Nashville launches open data portal


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Music City is opening up.

Nashville Mayor Karl Dean signed an executive order Monday increasing public access to government data via the city’s new open data portal.

“This site is the destination for the public to access metro government data in a new way,” Dean said. “We have seen how mobile apps have become integrated into our lives on a day-to-day basis. Our new open data portal will enable software developers to create new mobile apps that the entire Nashville community can benefit from.”

The portal launched Monday with 20 different datasets from 15 city departments, with some of them including locations of bus stops, public Wi-Fi, public art, beer permits and historic markers, as well as building permits and city employee salaries. Additional datasets will be added over time, Dean said.

The publicly available data portal hosts government data in open, machine-readable formats with the goal that civic technologists and entrepreneurs will use it to generate new products and services, build businesses and develop community resources in partnership with government.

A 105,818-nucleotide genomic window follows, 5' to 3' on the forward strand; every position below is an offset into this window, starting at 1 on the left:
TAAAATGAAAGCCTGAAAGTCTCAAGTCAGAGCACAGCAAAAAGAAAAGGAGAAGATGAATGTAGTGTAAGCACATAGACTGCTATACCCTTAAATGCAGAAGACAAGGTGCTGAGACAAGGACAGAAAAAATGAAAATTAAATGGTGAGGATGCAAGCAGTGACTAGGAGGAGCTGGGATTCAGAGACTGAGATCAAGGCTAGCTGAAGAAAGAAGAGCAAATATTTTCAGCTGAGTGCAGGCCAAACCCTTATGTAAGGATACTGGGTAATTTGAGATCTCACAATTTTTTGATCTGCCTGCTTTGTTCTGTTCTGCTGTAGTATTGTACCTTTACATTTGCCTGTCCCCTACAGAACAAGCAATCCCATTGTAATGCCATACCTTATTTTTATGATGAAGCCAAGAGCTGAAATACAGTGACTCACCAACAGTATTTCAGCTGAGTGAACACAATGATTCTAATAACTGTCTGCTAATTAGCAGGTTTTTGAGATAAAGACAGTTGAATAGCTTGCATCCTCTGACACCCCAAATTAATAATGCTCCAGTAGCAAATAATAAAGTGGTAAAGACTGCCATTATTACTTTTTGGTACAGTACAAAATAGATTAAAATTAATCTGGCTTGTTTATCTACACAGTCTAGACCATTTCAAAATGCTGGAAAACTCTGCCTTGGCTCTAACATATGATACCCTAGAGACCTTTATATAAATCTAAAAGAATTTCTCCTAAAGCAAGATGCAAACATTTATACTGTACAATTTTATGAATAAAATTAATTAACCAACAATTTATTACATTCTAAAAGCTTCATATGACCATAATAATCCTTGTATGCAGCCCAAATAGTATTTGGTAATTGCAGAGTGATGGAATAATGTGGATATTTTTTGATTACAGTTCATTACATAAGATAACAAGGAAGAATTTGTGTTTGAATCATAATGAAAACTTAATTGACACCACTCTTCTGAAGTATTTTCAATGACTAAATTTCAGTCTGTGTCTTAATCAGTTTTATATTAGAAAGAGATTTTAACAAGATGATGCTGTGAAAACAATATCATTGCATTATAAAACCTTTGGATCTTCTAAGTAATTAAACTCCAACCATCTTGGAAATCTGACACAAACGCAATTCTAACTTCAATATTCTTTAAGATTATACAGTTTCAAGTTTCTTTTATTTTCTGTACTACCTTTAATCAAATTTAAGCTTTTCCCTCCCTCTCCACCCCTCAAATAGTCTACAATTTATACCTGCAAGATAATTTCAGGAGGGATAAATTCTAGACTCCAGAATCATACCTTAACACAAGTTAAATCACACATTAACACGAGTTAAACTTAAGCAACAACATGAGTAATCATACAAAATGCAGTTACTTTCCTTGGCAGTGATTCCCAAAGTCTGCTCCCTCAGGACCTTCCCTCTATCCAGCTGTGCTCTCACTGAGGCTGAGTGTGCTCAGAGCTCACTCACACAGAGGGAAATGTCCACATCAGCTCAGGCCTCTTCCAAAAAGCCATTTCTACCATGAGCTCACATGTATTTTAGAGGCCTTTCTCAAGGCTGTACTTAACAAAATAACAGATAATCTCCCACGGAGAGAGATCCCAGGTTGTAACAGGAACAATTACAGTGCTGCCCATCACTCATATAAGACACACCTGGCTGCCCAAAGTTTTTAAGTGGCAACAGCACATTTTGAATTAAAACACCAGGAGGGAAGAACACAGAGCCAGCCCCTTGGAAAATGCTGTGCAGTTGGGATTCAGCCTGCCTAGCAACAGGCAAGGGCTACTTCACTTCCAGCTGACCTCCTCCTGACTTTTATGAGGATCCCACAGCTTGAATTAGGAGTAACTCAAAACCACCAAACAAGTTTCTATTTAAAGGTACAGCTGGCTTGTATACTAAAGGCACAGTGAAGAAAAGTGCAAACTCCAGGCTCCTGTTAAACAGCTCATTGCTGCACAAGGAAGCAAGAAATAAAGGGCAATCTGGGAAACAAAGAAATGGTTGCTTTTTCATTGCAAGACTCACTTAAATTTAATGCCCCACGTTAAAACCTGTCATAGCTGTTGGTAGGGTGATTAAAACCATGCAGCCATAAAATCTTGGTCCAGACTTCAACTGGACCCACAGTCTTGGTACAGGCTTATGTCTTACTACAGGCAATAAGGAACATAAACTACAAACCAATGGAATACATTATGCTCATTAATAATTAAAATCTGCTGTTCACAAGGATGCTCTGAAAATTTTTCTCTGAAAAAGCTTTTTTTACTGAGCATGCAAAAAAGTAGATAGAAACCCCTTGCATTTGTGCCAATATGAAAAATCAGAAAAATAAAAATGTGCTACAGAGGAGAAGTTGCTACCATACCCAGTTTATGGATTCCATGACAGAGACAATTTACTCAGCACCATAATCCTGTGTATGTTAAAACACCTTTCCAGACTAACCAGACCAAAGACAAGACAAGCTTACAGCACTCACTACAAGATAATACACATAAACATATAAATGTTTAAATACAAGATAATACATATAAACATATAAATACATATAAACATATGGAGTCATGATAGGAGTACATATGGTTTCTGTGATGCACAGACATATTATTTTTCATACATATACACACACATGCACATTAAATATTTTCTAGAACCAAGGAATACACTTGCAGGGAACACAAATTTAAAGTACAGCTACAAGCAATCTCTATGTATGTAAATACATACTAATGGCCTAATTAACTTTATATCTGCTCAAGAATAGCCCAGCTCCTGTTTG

Nashville joins the many local, state and federal agencies across the country that have created open data portals in recent years to partner with the community in taking advantage of new technology platforms, to be responsive to community members interested in civic data and to increase transparency and accountability in local government.

“This open data initiative also will benefit metro internally by allowing departments to share data across agencies to facilitate interdepartmental collaboration,” said Keith Durbin, Nashville’s chief information officer. “The executive order directs each metro department to assign someone as a data coordinator and together they will work as an open data team.”

Socrata Inc., responsible for portals in some of the country’s largest cities, will host Nashville’s open data portal.

The signing of the executive order comes just weeks before the White House’s second annual National Day of Civic Hacking, a nationwide event in which Nashville will be one of approximately 100 cities taking part. The city is expected to have about 150 people attend its local event.

“We are excited to coordinate the Nashville event for the National Day of Civic Hacking and are looking forward to exploring metro government’s new open data portal and datasets over the weekend,” said Amber Adams of the Code for America-affiliated Nashville Civic Brigade. “We anticipate several prototypes of new mobile apps to be developed, such as a walking tour of Nashville’s historic markers and the city’s public art collection.”

Jacques Woodcock, co-coordinator of the National Day of Civic Hacking event, added: “Access to data from metro government allows community members who like to code to act on their civic pride of living in Nashville in a unique way. Nashville’s active software developer community is always looking for interesting datasets to work with to create new apps.”

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Open Data, Open Government, State & Local News, States, Tennessee